Monday, July 21, 2014

Potential Multi-Faceted Community Centre Synopsis

After my column last week, I wanted to give you an overall synapsis regarding recreational and community centre-type needs, wants, and costs and the potential of a multi-faceted community centre.

You will recall that the Town hired LeisurePlan International last summer to develop a market analysis and business case study. After a resident survey, detailed analysis and a comparison to industry standards, LeisurePlan recommended in January that the Town:
• replace the existing single-pad with a new arena facility within the next five years;
• design a new twin-pad facility and phase the construction – build one ice pad first (contingent on capital financing) and construct the second pad after 2023/24 (should the sustaining demand develop);
• provide a multi-purpose facility to accommodate demand for participation in fitness activities, walking/running on an indoor track, and gymnasium sports;
• provide multi-purpose program space;
• not provide an indoor pool due to lack of demand and associated costs;
(For a copy of this LeisurePlan report, please click here. For a copy of their presentation to Council, please click here.)

In April, LeisurePlan presented various options and recommended that the Town build “integrated facilities” – a multi-purpose community complex – for $22 to $27 million. (They estimated that an integrated facility would cost up to $1.1 million less in capital costs than two, stand-alone facilities.) (For a copy of this LeisurePlan report, please click here; for a copy of the LeisurePlan presentation to Council, please click here.)

In May, LeisurePlan projected net operating costs for an integrated facility at $63,715 in the first year, and declining slightly each year for the next four years. (Please click here to review a copy of the LeisurePlan report.) As a comparison, the existing Arena's net operating costs were $64,366 in 2011; $75,477 in 2012; and $92,486 in 2013. (Please click here for a copy of the Staff report.)

Since the estimated costs to operate a multi-faceted community centre is less than the existing arena’s operating loss, Town Staff recommended that the Town could fund the costs to operate a new integrated facility.

In essence, the recommendations say that the community would provide sustaining demand; if we can afford to construct a new multi-faceted community centre, we could afford to operate it.

So, how do we try to make the capital costs for a potential new community centre affordable for local, municipal tax-payers? We need to fundraise and attain financial support from the Federal and Provincial governments.

To do that we will need more detailed plans (design drawings), and tighter cost estimates.

That’s why Council recently appointed community design committee members – with representatives from recreation user groups, youth, seniors, artists, service clubs and the community-at-large. We have also asked for quotes from four, short-listed design firms so we can pick an architect. (To review the Terms of Reference for the Design Committee, please click here.) Here is the list of short-listed four potential architectural design firms.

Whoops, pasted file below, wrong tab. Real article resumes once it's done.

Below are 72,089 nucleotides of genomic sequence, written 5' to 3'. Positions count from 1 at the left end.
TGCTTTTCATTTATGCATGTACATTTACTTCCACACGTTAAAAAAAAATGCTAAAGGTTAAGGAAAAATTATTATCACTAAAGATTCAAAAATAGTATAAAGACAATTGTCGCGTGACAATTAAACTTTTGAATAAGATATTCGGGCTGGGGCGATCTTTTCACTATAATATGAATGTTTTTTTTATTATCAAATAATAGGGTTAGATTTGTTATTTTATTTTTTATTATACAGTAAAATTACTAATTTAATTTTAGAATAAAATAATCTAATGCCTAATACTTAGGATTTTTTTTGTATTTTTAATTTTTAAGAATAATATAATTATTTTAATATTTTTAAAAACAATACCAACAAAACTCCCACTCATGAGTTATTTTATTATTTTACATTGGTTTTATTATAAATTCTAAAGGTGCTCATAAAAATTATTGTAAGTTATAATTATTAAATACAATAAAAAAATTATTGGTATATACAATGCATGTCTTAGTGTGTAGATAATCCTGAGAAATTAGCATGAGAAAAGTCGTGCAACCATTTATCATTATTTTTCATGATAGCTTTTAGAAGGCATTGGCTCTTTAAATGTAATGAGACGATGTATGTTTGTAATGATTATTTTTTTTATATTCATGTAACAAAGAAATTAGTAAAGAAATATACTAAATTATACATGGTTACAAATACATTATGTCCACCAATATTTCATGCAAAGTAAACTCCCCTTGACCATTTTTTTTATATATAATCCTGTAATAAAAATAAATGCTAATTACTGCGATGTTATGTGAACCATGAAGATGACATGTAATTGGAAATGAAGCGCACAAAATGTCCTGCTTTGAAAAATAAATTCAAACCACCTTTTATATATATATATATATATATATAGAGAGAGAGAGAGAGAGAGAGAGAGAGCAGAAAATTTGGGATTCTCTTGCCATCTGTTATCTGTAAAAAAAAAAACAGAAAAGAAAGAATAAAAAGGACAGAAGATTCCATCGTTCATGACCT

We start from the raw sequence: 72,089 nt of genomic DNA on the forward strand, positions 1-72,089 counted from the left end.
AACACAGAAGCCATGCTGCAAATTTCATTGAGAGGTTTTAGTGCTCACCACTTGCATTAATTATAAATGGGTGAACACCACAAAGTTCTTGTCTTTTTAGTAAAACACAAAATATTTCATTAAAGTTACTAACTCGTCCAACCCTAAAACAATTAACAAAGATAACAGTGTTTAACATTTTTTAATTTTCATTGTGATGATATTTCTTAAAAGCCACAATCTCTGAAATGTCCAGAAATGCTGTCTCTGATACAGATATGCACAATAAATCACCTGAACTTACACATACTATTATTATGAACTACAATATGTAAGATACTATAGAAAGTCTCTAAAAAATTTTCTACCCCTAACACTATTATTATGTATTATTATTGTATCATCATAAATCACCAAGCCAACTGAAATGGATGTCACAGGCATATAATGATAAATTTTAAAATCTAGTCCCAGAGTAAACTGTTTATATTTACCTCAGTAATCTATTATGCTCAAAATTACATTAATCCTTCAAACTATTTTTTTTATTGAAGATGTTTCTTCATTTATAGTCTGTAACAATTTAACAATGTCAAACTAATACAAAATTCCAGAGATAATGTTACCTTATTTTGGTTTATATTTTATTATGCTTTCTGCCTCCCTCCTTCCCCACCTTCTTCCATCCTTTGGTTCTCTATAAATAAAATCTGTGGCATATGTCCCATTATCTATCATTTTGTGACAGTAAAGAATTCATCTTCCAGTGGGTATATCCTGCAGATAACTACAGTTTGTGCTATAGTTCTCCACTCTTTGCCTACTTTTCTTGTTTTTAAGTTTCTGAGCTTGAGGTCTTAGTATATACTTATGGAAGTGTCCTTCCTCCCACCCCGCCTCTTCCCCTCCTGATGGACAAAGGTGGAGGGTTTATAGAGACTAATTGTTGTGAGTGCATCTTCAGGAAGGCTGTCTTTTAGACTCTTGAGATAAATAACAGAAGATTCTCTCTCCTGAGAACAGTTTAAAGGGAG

As I wrote about last week, based on LeisurePlan’s reports, the condition of the existing arena, and imminent developments, Council recently decided to begin design of a potential multi-faceted community centre on the Town-owned lands in the East Fonthill area.

We will continue to keep you informed so we can work together about this very important matter for Pelham.


Architect Chosen -- 15 September 2014 Update:

The Architectural Design Committee, made up of a cross-section of the public, used the Ontario Association of Architects standard criteria to evaluate each Request For Proposal (RFP) Bid and recommend the award to the firm with the highest overall score.

(RFP bids are treated very differently from Tender bids. Tender bids -- like for a bridge or a vehicle -- normally get awarded to the lowest price bid. The awarding of RFPs are not based exclusively on final price, but, rather, on total score and to the firm with the highest score.)

The standard Ontario Association of Architects scoring criteria used: Company Profile 20%; Design Price 20%; Applied Design Philosophies & Methodologies 35%; Time to Complete 10%; Quality of Submission 15%: TOTAL 100%.

After reviewing and interviewing all four submissions (which took at more than 8 hours!), the  volunteer Committee awarded an 89% aggregate score to Petroff Partnership Architects and recommended them to Council for approval.

The $1.05M architectural fee is actually less than the industry’s standard 5% of the facility’s anticipated total construction cost of $22M - $27M.

It is expected to take approximately 6-8 months to complete comprehensive schematic designs and working construction drawings.

Having this shovel-ready design will allow the Town to validate construction costs and to seek Federal and Provincial government investment.

Council agreed to use the $600,000 already allocated in the 2014 budget plus an additional $450,000 from the facilities reserve to complete all aspects of the contract. (Council will be asked to replenish this reserve fund during the 2015 Budget considerations.)